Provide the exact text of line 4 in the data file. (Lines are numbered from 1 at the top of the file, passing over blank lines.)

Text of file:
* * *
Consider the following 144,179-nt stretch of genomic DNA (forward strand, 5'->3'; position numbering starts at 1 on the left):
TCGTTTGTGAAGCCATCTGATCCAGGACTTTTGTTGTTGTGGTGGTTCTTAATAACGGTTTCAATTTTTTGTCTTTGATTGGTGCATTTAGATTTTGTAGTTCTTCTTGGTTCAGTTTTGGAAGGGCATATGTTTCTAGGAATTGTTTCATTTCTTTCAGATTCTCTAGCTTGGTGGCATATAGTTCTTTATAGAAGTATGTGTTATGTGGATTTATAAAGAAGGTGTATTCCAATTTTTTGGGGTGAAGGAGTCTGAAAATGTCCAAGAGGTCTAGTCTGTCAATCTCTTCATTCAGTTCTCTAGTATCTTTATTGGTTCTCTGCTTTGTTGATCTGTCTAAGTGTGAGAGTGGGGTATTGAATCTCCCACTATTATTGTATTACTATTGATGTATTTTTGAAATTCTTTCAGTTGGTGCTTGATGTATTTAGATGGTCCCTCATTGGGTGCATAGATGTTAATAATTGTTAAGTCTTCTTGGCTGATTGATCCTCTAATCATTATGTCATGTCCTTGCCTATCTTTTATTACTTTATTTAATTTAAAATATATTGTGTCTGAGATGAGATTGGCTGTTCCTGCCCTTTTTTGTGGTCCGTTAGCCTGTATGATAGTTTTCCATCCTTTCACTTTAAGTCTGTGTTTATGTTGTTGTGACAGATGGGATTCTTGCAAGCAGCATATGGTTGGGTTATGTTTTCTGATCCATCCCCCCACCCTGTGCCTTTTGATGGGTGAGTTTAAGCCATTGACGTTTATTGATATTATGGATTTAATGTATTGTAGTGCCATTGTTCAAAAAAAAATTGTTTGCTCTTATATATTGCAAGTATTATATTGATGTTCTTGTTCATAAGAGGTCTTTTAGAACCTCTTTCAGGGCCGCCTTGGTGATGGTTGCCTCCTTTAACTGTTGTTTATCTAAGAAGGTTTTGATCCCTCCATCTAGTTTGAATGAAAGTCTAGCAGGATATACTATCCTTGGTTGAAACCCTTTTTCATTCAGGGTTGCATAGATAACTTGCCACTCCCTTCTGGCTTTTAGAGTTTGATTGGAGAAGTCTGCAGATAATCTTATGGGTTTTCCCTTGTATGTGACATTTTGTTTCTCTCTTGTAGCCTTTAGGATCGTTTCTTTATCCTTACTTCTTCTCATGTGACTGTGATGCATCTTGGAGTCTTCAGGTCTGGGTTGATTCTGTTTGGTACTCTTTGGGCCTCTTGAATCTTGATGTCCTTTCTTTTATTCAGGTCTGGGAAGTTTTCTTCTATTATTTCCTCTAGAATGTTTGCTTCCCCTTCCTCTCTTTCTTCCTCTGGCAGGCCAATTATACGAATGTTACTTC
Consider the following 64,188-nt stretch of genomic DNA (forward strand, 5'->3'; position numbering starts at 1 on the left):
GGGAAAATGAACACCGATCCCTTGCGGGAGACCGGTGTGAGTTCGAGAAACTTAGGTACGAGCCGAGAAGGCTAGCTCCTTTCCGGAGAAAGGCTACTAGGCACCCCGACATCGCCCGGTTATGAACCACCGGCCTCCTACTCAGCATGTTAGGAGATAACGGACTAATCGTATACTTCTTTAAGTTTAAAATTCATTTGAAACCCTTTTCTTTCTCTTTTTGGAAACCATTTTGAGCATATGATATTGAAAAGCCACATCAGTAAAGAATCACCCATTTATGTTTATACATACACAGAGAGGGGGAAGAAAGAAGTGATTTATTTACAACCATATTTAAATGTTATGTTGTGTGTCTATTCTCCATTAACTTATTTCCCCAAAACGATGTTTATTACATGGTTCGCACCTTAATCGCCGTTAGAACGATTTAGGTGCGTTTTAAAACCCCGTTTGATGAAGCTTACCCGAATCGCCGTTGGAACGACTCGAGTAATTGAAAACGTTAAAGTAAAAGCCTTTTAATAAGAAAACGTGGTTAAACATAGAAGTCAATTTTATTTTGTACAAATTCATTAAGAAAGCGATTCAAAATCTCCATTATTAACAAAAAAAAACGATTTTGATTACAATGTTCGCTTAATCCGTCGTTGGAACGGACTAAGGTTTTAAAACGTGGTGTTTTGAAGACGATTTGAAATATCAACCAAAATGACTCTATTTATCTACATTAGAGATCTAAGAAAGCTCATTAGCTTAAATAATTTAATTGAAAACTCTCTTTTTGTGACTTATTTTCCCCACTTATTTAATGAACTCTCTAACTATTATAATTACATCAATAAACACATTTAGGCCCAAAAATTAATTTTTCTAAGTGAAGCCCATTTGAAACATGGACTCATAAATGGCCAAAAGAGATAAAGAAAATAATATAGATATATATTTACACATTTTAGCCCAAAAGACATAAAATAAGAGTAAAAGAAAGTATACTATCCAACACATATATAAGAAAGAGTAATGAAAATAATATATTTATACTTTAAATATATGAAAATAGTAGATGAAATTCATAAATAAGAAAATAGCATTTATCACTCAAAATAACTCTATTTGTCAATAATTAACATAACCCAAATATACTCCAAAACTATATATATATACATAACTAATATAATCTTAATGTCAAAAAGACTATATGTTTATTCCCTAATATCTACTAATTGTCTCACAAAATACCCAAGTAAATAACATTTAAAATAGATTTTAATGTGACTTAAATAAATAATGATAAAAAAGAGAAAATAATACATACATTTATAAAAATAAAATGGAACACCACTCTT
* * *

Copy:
GGGAAAATGAACACCGATCCCTTGCGGGAGACCGGTGTGAGTTCGAGAAACTTAGGTACGAGCCGAGAAGGCTAGCTCCTTTCCGGAGAAAGGCTACTAGGCACCCCGACATCGCCCGGTTATGAACCACCGGCCTCCTACTCAGCATGTTAGGAGATAACGGACTAATCGTATACTTCTTTAAGTTTAAAATTCATTTGAAACCCTTTTCTTTCTCTTTTTGGAAACCATTTTGAGCATATGATATTGAAAAGCCACATCAGTAAAGAATCACCCATTTATGTTTATACATACACAGAGAGGGGGAAGAAAGAAGTGATTTATTTACAACCATATTTAAATGTTATGTTGTGTGTCTATTCTCCATTAACTTATTTCCCCAAAACGATGTTTATTACATGGTTCGCACCTTAATCGCCGTTAGAACGATTTAGGTGCGTTTTAAAACCCCGTTTGATGAAGCTTACCCGAATCGCCGTTGGAACGACTCGAGTAATTGAAAACGTTAAAGTAAAAGCCTTTTAATAAGAAAACGTGGTTAAACATAGAAGTCAATTTTATTTTGTACAAATTCATTAAGAAAGCGATTCAAAATCTCCATTATTAACAAAAAAAAACGATTTTGATTACAATGTTCGCTTAATCCGTCGTTGGAACGGACTAAGGTTTTAAAACGTGGTGTTTTGAAGACGATTTGAAATATCAACCAAAATGACTCTATTTATCTACATTAGAGATCTAAGAAAGCTCATTAGCTTAAATAATTTAATTGAAAACTCTCTTTTTGTGACTTATTTTCCCCACTTATTTAATGAACTCTCTAACTATTATAATTACATCAATAAACACATTTAGGCCCAAAAATTAATTTTTCTAAGTGAAGCCCATTTGAAACATGGACTCATAAATGGCCAAAAGAGATAAAGAAAATAATATAGATATATATTTACACATTTTAGCCCAAAAGACATAAAATAAGAGTAAAAGAAAGTATACTATCCAACACATATATAAGAAAGAGTAATGAAAATAATATATTTATACTTTAAATATATGAAAATAGTAGATGAAATTCATAAATAAGAAAATAGCATTTATCACTCAAAATAACTCTATTTGTCAATAATTAACATAACCCAAATATACTCCAAAACTATATATATATACATAACTAATATAATCTTAATGTCAAAAAGACTATATGTTTATTCCCTAATATCTACTAATTGTCTCACAAAATACCCAAGTAAATAACATTTAAAATAGATTTTAATGTGACTTAAATAAATAATGATAAAAAAGAGAAAATAATACATACATTTATAAAAATAAAATGGAACACCACTCTT